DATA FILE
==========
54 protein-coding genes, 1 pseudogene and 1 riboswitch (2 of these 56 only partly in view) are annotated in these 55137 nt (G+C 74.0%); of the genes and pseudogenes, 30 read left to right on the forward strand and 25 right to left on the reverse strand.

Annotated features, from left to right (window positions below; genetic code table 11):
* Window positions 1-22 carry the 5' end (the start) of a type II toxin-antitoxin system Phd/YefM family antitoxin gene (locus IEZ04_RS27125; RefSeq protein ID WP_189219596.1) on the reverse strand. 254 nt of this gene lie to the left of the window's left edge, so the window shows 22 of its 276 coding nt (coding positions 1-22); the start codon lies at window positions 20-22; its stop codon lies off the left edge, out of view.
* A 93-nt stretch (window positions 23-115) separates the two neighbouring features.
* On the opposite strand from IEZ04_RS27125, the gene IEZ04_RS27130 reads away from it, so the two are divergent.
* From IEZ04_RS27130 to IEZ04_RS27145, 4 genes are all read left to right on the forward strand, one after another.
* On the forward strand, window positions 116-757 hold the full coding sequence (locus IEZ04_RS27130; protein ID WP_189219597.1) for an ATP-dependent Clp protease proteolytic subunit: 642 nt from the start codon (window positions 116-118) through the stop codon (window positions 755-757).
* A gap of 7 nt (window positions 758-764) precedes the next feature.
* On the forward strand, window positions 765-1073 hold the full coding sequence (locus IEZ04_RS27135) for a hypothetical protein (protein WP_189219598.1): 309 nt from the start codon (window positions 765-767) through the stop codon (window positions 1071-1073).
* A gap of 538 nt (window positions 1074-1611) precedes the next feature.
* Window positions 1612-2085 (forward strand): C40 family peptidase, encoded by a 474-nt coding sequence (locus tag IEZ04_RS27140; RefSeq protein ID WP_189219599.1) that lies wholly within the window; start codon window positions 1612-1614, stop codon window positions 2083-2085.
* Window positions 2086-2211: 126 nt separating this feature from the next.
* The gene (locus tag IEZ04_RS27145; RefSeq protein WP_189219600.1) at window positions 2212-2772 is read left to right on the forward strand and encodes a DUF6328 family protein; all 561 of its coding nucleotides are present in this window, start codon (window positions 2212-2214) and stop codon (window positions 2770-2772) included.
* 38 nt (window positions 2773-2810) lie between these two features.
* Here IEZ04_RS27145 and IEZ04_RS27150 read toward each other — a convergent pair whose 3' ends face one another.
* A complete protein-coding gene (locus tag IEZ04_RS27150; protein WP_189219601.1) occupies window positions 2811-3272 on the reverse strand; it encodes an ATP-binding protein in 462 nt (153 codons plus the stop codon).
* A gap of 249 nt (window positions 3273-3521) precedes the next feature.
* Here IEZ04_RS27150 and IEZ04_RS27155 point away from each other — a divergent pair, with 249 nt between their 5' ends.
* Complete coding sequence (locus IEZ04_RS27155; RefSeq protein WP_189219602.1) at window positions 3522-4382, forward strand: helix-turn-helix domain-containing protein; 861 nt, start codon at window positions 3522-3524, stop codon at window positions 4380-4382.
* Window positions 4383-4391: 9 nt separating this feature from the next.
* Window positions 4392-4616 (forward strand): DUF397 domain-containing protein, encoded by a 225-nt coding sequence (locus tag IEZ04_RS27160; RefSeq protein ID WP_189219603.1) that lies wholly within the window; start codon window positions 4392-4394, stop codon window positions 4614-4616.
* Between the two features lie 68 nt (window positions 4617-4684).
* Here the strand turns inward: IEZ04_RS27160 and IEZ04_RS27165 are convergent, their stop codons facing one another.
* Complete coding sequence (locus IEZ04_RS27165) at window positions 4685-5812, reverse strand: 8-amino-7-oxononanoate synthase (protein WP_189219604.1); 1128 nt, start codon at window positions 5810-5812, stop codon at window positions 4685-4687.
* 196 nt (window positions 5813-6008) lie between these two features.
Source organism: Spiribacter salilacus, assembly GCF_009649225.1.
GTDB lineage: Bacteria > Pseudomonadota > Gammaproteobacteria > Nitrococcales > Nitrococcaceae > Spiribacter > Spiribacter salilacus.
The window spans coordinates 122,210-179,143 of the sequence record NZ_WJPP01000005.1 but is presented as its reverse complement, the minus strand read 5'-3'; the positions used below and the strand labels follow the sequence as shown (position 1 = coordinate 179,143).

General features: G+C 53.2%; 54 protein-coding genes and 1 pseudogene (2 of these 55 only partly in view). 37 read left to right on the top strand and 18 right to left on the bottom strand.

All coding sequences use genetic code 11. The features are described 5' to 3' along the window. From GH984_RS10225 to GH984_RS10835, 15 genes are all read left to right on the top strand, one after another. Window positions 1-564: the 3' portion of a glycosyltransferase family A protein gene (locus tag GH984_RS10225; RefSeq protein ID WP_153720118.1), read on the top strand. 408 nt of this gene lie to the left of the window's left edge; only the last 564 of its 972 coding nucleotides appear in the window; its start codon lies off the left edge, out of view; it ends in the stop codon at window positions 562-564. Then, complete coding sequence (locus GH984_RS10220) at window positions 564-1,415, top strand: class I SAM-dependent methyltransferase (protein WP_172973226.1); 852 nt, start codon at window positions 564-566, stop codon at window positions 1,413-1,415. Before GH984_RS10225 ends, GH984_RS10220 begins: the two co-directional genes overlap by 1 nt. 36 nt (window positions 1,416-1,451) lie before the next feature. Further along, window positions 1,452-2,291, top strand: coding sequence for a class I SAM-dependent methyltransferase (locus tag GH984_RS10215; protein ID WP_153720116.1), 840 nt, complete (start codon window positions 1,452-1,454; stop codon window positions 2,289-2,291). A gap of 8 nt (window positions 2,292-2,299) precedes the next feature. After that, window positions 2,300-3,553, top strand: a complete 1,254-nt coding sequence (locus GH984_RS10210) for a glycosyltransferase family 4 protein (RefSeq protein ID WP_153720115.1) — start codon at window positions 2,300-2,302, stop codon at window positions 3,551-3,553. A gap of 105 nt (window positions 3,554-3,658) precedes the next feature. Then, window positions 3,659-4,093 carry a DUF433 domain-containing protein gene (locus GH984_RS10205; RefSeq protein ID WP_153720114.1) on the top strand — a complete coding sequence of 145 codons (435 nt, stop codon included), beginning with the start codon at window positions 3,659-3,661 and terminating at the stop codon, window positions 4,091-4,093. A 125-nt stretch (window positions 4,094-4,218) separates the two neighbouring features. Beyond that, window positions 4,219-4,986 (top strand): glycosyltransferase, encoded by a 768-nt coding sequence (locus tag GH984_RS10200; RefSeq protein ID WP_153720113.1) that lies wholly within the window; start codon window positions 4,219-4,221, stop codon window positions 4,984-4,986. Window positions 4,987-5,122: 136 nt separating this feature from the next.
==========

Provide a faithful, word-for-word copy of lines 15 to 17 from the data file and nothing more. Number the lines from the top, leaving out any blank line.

* Here IEZ04_RS27145 and IEZ04_RS27150 read toward each other — a convergent pair whose 3' ends face one another.
* A complete protein-coding gene (locus tag IEZ04_RS27150; protein WP_189219601.1) occupies window positions 2811-3272 on the reverse strand; it encodes an ATP-binding protein in 462 nt (153 codons plus the stop codon).
* A gap of 249 nt (window positions 3273-3521) precedes the next feature.